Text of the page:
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Top Bankers, Economists See Booming Growth Ahead; Biggest Threats Are Social And Political |  April 14, 2021 (1 comment)


New York, NY—Bankers, economists, and precious metals experts alike say it's not government spending or inflation, but rather geopolitical and social issues that pose the biggest economic threat to the United States and the world.

Jamie Dimon (image, Wikipedia), CEO of JPMorgan Chase, says the U.S. economy is poised for major growth. In his annual letter to shareholders, he said, “I have little doubt that with excess savings, new stimulus savings, huge deficit spending, more QE, a new potential infrastructure bill, a successful vaccine and euphoria around the end of the pandemic, the U.S. economy will likely boom.” That boom could extend well into 2023.

“The permanent effect of this boom will be fully known only when we see the quality, effectiveness and sustainability of the infrastructure and other government investments. I hope there is extraordinary discipline on how all of this money is spent. Spent wisely, it will create more economic opportunity for everyone.”

Other top economists agree. Dr. Jay Bryson, managing director and chief economist for Wells Fargo’s Corporate and Investment Bank, and Wells Fargo senior economist Tim Quinlan echoed Dimon’s prediction of a huge surge in consumer spending, driven by unprecedented levels of savings and pent-up demand put on hold during the pandemic. Quinlan said Wells Fargo’s economic team is predicting a 6.4% full-year GDP growth rate in the U.S. economy this year, the fastest annual growth since 1984.

While inflation is always a concern in a booming economy and both Chase’s and Wells Fargo’s experts are keeping a wary eye on it, none felt it is an immediate cause for alarm.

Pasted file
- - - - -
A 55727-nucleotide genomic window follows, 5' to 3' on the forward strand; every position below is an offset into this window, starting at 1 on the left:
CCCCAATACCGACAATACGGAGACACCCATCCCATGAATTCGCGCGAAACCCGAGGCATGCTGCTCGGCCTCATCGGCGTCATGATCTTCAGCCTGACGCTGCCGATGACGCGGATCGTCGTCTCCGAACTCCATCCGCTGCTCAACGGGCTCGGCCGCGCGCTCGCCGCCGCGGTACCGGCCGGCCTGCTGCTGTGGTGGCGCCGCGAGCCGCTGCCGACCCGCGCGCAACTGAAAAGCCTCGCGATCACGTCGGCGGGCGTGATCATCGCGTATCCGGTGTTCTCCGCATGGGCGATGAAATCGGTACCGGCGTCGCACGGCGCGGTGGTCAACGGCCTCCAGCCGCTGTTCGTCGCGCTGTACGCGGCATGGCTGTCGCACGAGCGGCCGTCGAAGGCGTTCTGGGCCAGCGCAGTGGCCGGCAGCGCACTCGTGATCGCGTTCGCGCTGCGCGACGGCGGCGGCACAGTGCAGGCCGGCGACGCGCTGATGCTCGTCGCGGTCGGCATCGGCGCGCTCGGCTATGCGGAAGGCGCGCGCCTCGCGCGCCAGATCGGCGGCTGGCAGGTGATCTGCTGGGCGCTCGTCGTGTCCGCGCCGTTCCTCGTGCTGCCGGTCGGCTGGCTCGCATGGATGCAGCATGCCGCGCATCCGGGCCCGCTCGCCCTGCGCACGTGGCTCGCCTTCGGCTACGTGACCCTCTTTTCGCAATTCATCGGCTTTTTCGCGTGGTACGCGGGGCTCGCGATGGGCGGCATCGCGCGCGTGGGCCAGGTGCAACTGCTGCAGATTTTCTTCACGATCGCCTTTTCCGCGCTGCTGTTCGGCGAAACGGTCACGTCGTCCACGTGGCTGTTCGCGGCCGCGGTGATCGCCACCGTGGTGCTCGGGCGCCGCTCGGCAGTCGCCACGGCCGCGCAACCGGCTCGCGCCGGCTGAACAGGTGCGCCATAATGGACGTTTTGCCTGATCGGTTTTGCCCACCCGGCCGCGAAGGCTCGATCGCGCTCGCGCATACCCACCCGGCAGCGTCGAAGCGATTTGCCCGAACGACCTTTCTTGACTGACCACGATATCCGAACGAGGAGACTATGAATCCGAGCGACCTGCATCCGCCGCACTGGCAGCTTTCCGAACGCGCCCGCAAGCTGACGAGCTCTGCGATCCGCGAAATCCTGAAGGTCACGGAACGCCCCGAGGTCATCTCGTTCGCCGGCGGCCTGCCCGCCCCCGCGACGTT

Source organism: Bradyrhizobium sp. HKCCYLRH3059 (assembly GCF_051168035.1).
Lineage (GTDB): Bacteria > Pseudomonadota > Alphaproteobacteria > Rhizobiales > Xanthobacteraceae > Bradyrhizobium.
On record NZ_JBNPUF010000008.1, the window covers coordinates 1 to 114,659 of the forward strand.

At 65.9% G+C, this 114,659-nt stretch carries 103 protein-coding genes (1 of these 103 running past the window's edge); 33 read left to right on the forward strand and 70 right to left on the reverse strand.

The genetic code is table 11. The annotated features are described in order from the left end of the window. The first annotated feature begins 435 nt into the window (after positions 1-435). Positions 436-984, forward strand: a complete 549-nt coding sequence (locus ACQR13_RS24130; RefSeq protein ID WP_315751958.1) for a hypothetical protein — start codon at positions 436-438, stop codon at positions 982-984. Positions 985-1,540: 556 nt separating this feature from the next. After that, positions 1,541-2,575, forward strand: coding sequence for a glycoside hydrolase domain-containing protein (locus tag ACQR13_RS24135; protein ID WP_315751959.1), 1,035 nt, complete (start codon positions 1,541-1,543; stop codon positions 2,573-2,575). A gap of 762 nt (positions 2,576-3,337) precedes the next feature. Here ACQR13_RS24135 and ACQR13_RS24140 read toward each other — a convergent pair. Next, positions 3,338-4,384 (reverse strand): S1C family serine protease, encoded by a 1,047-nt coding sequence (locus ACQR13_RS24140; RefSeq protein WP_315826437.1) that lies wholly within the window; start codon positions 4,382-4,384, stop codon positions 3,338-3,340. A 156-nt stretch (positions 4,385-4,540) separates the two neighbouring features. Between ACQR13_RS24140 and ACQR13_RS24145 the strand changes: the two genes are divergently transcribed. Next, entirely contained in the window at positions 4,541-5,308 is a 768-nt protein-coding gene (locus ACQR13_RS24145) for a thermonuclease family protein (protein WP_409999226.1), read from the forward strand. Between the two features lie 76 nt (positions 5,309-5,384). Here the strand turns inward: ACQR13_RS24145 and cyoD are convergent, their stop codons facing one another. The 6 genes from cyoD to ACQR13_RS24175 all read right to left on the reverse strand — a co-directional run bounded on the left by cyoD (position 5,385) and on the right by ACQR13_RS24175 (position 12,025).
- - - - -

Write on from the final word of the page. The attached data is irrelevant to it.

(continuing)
What is a major concern to these leading bankers, however, are the deep sociopolitical issues tearing at the fabric of the nation. On a global level, analysts at metals consultancy Valcambi Suisse say geopolitical crises such as heightened tensions in eastern Ukraine and the recent incident at a nuclear site in Iran have the potential to shoot gold prices up.

The good news around gold is that Valcambi’s analysts say such spikes are typically short term and rarely lasting. In a recent commentary in MetalsFocus, they said, “This assessment is based on how gold has often reacted to crises over the past 30-40 years. In most cases that we touch on below, gold did achieve some healthy upside, in some cases quite dramatically. However, this often proved to be a knee-jerk reaction, with prices quite often returning to pre-crisis levels in a relatively short period of time. 

Dimon in his letter said, “America has faced tough times before – the Civil War, World War I, the U.S. stock market crash of 1929 and the Great Depression that followed, and World War II, among others. As recently as the late 1960s and 1970s, we struggled with the loss of the Vietnam War, political and racial injustice, recessions, inflation and the emergence of Japan as an economic power. But in each case, America’s might and resiliency strengthened our position in the world, particularly in relation to our major international competitors. This time may be different.”

Rivals such as China see an America in decline, “losing ground in technology, infrastructure and education – a nation torn and crippled by politics, as well as racial and income inequality – and a country unable to coordinate government policies (fiscal, monetary, industrial, regulatory) in any coherent way to accomplish national goals.”

Wells Fargo’s Bryson, during the annual Economic Forecast Breakfast hosted online by the Greater Reading Chamber Alliance in Reading, PA, also told the audience that racial and income inequality and the deep political divide in this nation pose the biggest threat to economic growth and stability. 

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Comments (1):

Yeah, like these twits would tell you the truth about anything.  Inflation is already rising.  JP Morgan issued the largest bond offering ever offered by a bank a few days a ago at $13 billion.  Yesterday B of A made an offer at $15 billion.  First Quarter deficit this year is $1.9 trillion.  Banks trying to get their hands on a ton of cash.  Historically this happens right before a crash.  We’re going to see the speculation bubble burst.  The power oligarch is just trying to grab up ad much wealth as possible before the lights go out on the money printing machine.

By Stephen Arnold on Apr 17th, 2021 at 4:11pm

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